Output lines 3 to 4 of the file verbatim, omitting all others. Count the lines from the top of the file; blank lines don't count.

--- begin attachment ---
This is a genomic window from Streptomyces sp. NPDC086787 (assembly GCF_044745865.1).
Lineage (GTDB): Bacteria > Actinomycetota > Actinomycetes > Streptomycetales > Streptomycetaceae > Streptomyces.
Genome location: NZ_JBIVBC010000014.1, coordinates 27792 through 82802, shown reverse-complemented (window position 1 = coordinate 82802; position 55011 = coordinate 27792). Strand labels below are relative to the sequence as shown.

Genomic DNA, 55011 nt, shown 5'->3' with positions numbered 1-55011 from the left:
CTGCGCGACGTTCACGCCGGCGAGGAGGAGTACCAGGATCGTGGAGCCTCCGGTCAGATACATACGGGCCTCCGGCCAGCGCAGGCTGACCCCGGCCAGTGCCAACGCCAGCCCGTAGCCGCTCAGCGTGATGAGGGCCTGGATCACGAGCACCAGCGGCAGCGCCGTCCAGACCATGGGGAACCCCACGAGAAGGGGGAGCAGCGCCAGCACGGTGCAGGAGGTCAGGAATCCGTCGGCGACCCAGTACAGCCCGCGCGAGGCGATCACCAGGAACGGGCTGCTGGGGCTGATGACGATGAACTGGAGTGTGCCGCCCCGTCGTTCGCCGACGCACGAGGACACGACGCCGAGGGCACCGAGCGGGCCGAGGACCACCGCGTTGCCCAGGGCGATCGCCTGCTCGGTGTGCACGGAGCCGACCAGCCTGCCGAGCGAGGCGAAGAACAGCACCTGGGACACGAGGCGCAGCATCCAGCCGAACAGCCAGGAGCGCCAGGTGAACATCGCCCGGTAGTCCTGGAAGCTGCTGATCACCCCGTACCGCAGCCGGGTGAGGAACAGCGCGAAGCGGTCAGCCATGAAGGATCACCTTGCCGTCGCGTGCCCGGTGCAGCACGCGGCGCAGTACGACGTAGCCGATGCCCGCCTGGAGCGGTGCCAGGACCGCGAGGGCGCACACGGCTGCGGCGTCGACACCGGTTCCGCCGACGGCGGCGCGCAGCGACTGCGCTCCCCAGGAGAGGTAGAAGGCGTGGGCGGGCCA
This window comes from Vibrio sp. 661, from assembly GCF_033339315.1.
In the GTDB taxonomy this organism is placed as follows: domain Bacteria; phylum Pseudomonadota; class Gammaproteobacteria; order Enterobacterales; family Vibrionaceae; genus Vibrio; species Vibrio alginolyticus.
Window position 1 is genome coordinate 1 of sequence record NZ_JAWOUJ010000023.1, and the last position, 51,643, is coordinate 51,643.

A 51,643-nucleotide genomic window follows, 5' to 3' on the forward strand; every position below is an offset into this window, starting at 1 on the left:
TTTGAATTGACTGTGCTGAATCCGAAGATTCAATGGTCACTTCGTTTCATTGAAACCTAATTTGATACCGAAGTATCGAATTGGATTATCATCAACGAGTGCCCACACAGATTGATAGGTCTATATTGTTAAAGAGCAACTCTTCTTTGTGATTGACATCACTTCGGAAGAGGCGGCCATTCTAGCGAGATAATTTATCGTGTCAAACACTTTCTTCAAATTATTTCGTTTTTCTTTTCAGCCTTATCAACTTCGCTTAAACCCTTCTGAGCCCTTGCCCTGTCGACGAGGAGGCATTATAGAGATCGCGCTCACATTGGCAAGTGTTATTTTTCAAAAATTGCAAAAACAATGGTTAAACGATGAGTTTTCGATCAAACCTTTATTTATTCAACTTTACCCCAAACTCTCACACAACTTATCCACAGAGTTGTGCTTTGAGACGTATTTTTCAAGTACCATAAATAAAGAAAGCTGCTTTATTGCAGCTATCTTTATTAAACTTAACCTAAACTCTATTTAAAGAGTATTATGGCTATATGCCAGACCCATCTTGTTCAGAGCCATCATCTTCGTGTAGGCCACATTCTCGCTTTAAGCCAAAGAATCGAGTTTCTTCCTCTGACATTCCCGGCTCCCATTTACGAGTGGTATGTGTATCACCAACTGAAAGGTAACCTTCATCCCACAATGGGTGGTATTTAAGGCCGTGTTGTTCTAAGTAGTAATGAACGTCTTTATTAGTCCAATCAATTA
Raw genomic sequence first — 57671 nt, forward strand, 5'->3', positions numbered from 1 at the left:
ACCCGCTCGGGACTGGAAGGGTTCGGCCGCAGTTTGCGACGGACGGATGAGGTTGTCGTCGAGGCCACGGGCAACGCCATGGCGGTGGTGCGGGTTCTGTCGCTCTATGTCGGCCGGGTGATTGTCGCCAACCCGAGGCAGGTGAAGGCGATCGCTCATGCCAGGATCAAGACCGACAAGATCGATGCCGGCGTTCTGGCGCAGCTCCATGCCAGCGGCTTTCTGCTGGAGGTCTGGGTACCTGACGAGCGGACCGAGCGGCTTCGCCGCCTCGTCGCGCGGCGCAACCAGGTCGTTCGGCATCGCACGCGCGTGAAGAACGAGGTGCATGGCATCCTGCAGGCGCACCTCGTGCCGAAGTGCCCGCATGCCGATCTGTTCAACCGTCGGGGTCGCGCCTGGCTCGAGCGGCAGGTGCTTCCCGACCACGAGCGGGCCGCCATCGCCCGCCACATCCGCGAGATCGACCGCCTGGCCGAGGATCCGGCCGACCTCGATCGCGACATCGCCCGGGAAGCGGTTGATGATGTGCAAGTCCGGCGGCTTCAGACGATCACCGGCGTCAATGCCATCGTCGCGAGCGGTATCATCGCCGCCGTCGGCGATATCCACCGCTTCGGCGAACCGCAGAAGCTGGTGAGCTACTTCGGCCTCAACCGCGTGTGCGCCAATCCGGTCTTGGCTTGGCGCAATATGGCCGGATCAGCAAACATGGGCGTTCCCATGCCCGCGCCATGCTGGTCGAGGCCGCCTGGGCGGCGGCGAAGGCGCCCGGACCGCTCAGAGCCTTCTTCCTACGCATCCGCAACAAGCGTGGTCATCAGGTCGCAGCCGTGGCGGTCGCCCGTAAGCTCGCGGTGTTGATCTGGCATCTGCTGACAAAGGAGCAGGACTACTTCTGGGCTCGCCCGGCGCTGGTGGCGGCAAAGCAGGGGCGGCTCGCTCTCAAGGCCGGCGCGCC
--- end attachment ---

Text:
Genome location: NZ_JBIVBC010000014.1, coordinates 27792 through 82802, shown reverse-complemented (window position 1 = coordinate 82802; position 55011 = coordinate 27792). Strand labels below are relative to the sequence as shown.

Genomic DNA, 55011 nt, shown 5'->3' with positions numbered 1-55011 from the left: